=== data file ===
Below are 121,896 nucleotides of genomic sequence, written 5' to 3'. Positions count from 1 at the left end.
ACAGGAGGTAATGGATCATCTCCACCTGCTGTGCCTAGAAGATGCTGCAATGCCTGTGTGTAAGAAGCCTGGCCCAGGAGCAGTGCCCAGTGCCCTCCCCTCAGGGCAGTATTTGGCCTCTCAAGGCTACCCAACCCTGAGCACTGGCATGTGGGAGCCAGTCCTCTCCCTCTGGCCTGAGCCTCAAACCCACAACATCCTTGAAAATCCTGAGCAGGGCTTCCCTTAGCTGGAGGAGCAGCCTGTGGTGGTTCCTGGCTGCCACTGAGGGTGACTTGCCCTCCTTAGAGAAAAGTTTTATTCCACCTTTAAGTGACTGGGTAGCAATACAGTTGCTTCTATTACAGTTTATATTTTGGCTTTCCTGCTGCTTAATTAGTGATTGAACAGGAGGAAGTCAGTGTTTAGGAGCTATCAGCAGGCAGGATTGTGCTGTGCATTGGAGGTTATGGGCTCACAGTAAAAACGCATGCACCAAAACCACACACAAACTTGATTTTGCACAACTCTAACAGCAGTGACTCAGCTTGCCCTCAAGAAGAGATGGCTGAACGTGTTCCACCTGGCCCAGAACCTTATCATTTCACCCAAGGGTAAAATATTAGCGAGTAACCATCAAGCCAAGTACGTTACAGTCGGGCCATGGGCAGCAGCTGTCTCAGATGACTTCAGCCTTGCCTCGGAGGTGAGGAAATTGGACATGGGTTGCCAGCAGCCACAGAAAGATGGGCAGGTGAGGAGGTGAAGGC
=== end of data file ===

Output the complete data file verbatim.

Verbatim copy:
Below are 121,896 nucleotides of genomic sequence, written 5' to 3'. Positions count from 1 at the left end.
ACAGGAGGTAATGGATCATCTCCACCTGCTGTGCCTAGAAGATGCTGCAATGCCTGTGTGTAAGAAGCCTGGCCCAGGAGCAGTGCCCAGTGCCCTCCCCTCAGGGCAGTATTTGGCCTCTCAAGGCTACCCAACCCTGAGCACTGGCATGTGGGAGCCAGTCCTCTCCCTCTGGCCTGAGCCTCAAACCCACAACATCCTTGAAAATCCTGAGCAGGGCTTCCCTTAGCTGGAGGAGCAGCCTGTGGTGGTTCCTGGCTGCCACTGAGGGTGACTTGCCCTCCTTAGAGAAAAGTTTTATTCCACCTTTAAGTGACTGGGTAGCAATACAGTTGCTTCTATTACAGTTTATATTTTGGCTTTCCTGCTGCTTAATTAGTGATTGAACAGGAGGAAGTCAGTGTTTAGGAGCTATCAGCAGGCAGGATTGTGCTGTGCATTGGAGGTTATGGGCTCACAGTAAAAACGCATGCACCAAAACCACACACAAACTTGATTTTGCACAACTCTAACAGCAGTGACTCAGCTTGCCCTCAAGAAGAGATGGCTGAACGTGTTCCACCTGGCCCAGAACCTTATCATTTCACCCAAGGGTAAAATATTAGCGAGTAACCATCAAGCCAAGTACGTTACAGTCGGGCCATGGGCAGCAGCTGTCTCAGATGACTTCAGCCTTGCCTCGGAGGTGAGGAAATTGGACATGGGTTGCCAGCAGCCACAGAAAGATGGGCAGGTGAGGAGGTGAAGGC